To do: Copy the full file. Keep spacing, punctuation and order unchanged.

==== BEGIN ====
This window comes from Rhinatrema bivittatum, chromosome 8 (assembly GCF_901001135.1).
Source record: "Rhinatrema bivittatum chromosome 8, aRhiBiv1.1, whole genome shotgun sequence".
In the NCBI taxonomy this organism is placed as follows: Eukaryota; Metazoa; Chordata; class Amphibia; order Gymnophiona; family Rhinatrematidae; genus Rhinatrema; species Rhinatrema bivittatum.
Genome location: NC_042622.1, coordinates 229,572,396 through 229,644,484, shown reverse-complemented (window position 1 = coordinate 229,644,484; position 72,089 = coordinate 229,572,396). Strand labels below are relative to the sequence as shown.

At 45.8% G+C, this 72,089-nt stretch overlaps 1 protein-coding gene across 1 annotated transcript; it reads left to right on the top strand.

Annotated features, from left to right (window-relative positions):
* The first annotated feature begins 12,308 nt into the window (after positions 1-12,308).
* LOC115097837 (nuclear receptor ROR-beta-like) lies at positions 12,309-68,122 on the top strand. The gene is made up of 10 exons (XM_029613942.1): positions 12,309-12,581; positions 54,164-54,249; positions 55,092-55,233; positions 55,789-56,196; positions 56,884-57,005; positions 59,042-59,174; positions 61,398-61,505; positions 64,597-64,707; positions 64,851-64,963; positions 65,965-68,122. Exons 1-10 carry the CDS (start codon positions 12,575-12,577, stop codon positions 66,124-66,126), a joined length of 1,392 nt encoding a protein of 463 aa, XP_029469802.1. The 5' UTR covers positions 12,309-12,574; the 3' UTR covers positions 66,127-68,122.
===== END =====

This window comes from Rhinatrema bivittatum, chromosome 8 (assembly GCF_901001135.1).
Source record: "Rhinatrema bivittatum chromosome 8, aRhiBiv1.1, whole genome shotgun sequence".
In the NCBI taxonomy this organism is placed as follows: Eukaryota; Metazoa; Chordata; class Amphibia; order Gymnophiona; family Rhinatrematidae; genus Rhinatrema; species Rhinatrema bivittatum.
Genome location: NC_042622.1, coordinates 229,572,396 through 229,644,484, shown reverse-complemented (window position 1 = coordinate 229,644,484; position 72,089 = coordinate 229,572,396). Strand labels below are relative to the sequence as shown.

At 45.8% G+C, this 72,089-nt stretch overlaps 1 protein-coding gene across 1 annotated transcript; it reads left to right on the top strand.

Annotated features, from left to right (window-relative positions):
* The first annotated feature begins 12,308 nt into the window (after positions 1-12,308).
* LOC115097837 (nuclear receptor ROR-beta-like) lies at positions 12,309-68,122 on the top strand. The gene is made up of 10 exons (XM_029613942.1): positions 12,309-12,581; positions 54,164-54,249; positions 55,092-55,233; positions 55,789-56,196; positions 56,884-57,005; positions 59,042-59,174; positions 61,398-61,505; positions 64,597-64,707; positions 64,851-64,963; positions 65,965-68,122. Exons 1-10 carry the CDS (start codon positions 12,575-12,577, stop codon positions 66,124-66,126), a joined length of 1,392 nt encoding a protein of 463 aa, XP_029469802.1. The 5' UTR covers positions 12,309-12,574; the 3' UTR covers positions 66,127-68,122.